On Thursday, we got our first concrete glimpses into the cabinet of President-elect Donald Trump, moving us beyond speculation and leaked names for the first time. By Friday, most of the attention turned to Sen. Jeff Sessions, a Trump loyalist who has been named to the position of Attorney General.

Sessions was bound to find his way into one cabinet position or another; he was an early supporter of Donald Trump who is aligned with the new president on matters of immigration. The Trump transition effort has, thus far, been heavily colored by loyalty. Those who stuck by Trump when most Republicans were diving overboard (or riding the fence) are now being rewarded.

That’s to be expected, but so is the backlash. And we’re seeing it now. We’re seeing the media go after Stephen Bannon, Gen. Michael Flynn, and now Jeff Sessions. And in all three cases, the criticism being launched against them is not one of substance or competence, but the tired accusation of racism. Never mind that the “evidence” for this racism is extraordinarily thin in all three cases (as it always was for Trump himself).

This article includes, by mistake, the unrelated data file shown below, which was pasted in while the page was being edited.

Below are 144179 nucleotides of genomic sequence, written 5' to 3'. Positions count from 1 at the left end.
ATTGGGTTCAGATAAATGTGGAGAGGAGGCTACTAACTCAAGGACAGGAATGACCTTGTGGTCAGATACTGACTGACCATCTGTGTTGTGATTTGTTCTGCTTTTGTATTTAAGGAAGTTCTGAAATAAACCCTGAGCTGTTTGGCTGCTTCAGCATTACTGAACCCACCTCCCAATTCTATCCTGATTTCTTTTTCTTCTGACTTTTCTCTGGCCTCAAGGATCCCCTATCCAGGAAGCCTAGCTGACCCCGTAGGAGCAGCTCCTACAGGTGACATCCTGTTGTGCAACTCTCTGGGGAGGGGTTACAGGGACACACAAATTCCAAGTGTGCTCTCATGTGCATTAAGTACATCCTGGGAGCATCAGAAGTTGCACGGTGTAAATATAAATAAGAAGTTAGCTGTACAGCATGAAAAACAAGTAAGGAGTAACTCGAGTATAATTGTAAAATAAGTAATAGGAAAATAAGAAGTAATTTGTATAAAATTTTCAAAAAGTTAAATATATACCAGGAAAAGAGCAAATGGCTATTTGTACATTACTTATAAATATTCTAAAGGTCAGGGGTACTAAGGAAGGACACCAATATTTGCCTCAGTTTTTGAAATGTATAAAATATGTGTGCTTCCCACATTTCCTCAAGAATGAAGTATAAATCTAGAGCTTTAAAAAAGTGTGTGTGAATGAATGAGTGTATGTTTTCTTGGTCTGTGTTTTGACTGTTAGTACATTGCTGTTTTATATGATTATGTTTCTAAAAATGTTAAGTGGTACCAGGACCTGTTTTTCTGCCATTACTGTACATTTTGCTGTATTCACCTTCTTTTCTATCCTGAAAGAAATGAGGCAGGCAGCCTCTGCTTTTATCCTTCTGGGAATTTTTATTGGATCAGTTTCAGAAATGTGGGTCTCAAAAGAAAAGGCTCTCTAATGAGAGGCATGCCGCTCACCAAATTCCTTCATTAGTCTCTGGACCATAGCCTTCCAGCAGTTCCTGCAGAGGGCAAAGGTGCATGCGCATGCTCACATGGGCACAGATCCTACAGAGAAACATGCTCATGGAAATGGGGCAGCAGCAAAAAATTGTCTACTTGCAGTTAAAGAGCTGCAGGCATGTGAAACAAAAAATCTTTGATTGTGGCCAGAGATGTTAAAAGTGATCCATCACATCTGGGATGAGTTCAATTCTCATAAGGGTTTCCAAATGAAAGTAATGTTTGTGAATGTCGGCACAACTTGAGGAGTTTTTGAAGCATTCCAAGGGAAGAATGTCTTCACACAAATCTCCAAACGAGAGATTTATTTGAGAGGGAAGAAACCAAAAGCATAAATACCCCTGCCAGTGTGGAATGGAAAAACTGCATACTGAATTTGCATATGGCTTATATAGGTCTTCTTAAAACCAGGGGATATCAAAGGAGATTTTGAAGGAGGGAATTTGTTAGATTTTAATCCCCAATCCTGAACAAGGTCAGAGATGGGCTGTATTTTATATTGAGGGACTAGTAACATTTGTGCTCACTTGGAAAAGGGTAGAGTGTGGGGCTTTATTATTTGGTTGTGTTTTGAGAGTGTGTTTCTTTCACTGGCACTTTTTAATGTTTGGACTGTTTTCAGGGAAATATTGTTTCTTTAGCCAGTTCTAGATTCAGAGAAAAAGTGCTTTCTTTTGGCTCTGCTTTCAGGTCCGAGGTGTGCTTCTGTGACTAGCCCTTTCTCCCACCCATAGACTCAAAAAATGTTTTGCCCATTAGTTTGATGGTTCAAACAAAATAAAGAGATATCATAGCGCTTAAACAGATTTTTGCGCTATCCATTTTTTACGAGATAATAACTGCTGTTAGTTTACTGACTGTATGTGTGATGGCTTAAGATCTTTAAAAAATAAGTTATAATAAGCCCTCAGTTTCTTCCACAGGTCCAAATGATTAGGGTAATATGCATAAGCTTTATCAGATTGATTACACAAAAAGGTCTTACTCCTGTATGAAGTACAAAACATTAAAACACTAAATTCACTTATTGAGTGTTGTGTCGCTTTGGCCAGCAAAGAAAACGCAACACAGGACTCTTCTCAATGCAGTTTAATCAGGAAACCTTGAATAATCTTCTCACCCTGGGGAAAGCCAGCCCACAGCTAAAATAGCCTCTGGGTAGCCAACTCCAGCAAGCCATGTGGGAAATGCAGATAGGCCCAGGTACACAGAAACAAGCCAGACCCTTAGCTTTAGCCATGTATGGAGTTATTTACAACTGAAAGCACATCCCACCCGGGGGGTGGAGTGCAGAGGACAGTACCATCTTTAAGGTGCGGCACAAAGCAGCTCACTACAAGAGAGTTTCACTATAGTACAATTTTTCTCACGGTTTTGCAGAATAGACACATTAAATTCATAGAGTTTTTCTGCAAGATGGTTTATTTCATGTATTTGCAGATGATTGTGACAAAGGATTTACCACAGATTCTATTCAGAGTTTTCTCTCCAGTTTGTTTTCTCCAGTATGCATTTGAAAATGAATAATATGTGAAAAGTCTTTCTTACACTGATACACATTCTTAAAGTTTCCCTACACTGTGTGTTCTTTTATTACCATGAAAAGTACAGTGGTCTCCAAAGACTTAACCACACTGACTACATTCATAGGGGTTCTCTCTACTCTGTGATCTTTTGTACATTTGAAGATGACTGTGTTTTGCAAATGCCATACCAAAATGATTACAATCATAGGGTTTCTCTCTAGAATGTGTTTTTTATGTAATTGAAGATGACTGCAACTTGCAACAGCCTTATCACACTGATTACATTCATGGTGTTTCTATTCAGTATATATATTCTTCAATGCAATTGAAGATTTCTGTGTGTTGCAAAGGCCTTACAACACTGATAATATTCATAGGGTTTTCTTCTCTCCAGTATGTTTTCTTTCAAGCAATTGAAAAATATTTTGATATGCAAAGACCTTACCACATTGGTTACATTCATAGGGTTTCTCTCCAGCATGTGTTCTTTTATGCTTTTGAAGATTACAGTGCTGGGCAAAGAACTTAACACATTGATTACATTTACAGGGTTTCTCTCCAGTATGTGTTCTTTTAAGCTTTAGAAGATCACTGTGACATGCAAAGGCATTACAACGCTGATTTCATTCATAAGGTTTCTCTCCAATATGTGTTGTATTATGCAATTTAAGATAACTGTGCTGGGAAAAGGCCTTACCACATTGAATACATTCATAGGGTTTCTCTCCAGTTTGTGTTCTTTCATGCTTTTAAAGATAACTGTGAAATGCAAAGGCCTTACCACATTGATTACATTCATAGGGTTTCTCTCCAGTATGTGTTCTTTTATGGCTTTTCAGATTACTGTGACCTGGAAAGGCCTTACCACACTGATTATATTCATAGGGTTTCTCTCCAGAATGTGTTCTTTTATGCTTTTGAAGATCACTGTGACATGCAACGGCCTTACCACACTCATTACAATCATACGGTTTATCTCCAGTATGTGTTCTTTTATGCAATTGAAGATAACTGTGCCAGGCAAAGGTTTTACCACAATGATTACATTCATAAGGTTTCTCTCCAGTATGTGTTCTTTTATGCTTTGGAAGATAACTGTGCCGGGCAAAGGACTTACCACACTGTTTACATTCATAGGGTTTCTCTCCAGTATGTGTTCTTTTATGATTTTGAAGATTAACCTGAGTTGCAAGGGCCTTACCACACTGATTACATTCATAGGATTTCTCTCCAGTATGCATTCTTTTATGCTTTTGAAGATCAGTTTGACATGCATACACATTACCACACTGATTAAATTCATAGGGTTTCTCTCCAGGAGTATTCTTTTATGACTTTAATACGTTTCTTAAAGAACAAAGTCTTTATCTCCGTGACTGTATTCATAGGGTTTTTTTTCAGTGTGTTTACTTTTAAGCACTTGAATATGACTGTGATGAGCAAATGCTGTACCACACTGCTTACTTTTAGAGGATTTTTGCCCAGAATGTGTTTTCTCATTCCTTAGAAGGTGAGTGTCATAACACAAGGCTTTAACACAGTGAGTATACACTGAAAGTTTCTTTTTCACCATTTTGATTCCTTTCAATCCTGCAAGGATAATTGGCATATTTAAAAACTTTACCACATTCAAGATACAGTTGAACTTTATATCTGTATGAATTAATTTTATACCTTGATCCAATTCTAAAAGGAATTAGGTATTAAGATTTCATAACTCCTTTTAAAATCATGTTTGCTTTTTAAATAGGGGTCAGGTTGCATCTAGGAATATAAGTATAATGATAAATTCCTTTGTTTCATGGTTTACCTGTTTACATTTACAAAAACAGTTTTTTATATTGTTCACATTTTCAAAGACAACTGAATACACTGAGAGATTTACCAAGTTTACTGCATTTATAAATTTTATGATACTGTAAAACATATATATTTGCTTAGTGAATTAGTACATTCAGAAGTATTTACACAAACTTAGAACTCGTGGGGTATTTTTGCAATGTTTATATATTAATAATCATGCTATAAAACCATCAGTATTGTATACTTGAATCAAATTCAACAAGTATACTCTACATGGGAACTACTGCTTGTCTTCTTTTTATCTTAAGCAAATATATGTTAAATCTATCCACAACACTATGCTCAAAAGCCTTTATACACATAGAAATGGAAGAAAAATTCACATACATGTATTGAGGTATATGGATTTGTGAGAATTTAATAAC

In Sessions’s case, the allegations come from Senate Judiciary Committee hearings in the 1980s, after the Alabama senator was nominated by President Reagan for a federal judgeship. The hearings brought forth racially-insensitive comments Sessions supposedly made while working as a prosecutor in his home state:

In testimony before the committee, former colleagues said that Mr. Sessions had referred to the N.A.A.C.P., the Southern Christian Leadership Conference and other civil rights groups as “un-American” and “Communist-inspired.” An African-American federal prosecutor then, Thomas H. Figures, said Mr. Sessions had referred to him as “boy” and testified that Mr. Sessions said the Ku Klux Klan was fine “until I found out they smoked pot.” Mr. Sessions dismissed that remark as a joke.

These whispers will be unlikely to keep Sessions away from the Justice Department; Congress will be wary of crossing President Trump this early in the game.

But for both Trump’s supporters and his detractors, the thought of Sessions replacing Loretta Lynch should be cause for excitement. Sessions is dedicated to the preservation of law like no one else in the Senate. He’ll be the first man to stand up to the president-elect should Trump move away from his constitutional limits. After eight years of watching the Justice Department act as a rubber stamp for Obama’s lawless agenda, it will be nice to see principle return to the office of attorney general.